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Category Archives: Current Affairs

The endlessly vanishing European issue

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There are many paradoxes in British politics, but the one that has most struck me in recent weeks has been the one about Europe. On the one hand, we are repeatedly told that the EU – and Britain’s role therein – is a crucial matter of public interest and public concern, and that it is […]

UKIP: 100 days, redux

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Part of me would like to talk about Rafael Behr’s excellent piece yesterday on how an EU referendum would play in the longer-term: it’s a very summary of why a popular vote probably won’t solve anything, either way. However, I find myself returning to UKIP, and the Channel 4 programme shown at the start of the week. […]

UKIP’s diversification strategy

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One of the recurring issues with UKIP’s development has been the double-edged sword that is Nigel Farage. On the one hand, Farage is an exemplary politician, in terms of his connection with people and his ruthlessness in pursuing his agenda within the party. On the other, he is but one man, and readers will be […]

UKIP’s 100 ideas

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On Tuesday’s 100-days-to-go mark for the general election, UKIP published a list of ‘100 great reasons‘ to vote for them. Quite aside from the framing issues here – they’re not described as policies, for example – it’s also interesting to see where the party’s emphasis lies. With this in mind, I’ve made a small breakdown in […]

The European Malaise

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January is always a maudlin month: short days, poor weather and the delights of the break behind one. But this January is shaping up to be particular unpleasant for Europe. From the looming Greek elections to the pegida demonstrations in Germany, eurozone deflation and the Charlie Hebdo attacks in France. From all of these things […]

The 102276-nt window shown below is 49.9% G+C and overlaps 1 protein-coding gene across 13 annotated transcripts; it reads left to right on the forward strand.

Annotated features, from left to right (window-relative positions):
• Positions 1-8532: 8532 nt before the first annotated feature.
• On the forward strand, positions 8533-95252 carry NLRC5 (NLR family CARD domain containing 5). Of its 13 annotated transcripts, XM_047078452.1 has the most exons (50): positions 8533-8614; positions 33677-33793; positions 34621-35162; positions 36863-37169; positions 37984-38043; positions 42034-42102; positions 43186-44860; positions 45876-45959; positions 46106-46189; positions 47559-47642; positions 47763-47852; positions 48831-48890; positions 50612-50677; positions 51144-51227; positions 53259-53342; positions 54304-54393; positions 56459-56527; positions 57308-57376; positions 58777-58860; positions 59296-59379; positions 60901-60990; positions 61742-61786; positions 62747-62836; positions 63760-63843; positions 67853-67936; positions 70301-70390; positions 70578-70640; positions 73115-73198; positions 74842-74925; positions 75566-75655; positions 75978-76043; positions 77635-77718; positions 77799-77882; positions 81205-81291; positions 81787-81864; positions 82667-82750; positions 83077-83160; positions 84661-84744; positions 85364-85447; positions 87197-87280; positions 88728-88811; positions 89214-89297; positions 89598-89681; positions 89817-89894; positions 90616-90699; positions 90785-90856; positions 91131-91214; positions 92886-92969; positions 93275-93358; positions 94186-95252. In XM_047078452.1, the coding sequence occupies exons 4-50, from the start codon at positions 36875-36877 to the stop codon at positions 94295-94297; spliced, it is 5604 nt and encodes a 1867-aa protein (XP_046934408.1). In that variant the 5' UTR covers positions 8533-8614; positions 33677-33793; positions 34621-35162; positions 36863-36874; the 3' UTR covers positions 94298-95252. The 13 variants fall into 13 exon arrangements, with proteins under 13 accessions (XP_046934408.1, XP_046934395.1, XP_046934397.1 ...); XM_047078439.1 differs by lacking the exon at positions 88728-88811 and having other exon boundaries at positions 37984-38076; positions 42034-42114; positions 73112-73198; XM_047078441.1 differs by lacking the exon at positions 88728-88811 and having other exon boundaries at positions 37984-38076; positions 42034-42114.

UKIP’s Euro-Party decision

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This morning’s paper carried a story that first broke on Newsnight about UKIP’s decision to form a European party, the Alliance for Direct Democracy in Europe. Much of the coverage has made a point of highlighting the reversal of position by the party since 2011, when there was an extensive internal consultation and vote by members. Certainly, to read […]

Hunkering down for the General Election

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Of all the decisions of the Coalition, the agreement on a fixed-term Parliament has perhaps been one of the most consequential, even as it is one of the least remarked upon, certainly outside of academic circles. In previous Parliaments, we would have had a general election already – probably in 2014, but maybe already in […]

Selling UKIP, selling euroscepticism

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Away from the continuing convolutions of David Cameron over immigration policy, there is the more mundane world of day-to-day euroscepticism in the UK. This often passes unremarked,for it is low-level stuff: a conversation here, an online comment there, an allusion somewhere else. Nothing much when taken as individual actions, but a substantial thing when pulled together. This […]

Two speeches on Europe, half an idea

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“The Pope’s totally with me on this one” It’s that time of year when people apparently decide they need to talk about ‘Europe’: this week we’ve seen two good examples of why this might not be such a good idea. The first, made by former British agriculture minister, Owen Paterson, to the eurosceptic lobby Business for […]

Does UKIP have the brains, bodies and legs to prosper?

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As appears to be usual in these matters, as soon as I am away from my blogging, there’s a whole cavalcade of eurosceptic-ness that appears. Thus I’ve missed out on explaining the joys of the additional UK contribution to the EU’s budget - short version: it’s complicated, but not that complicated - and much of the run-up to today’s […]

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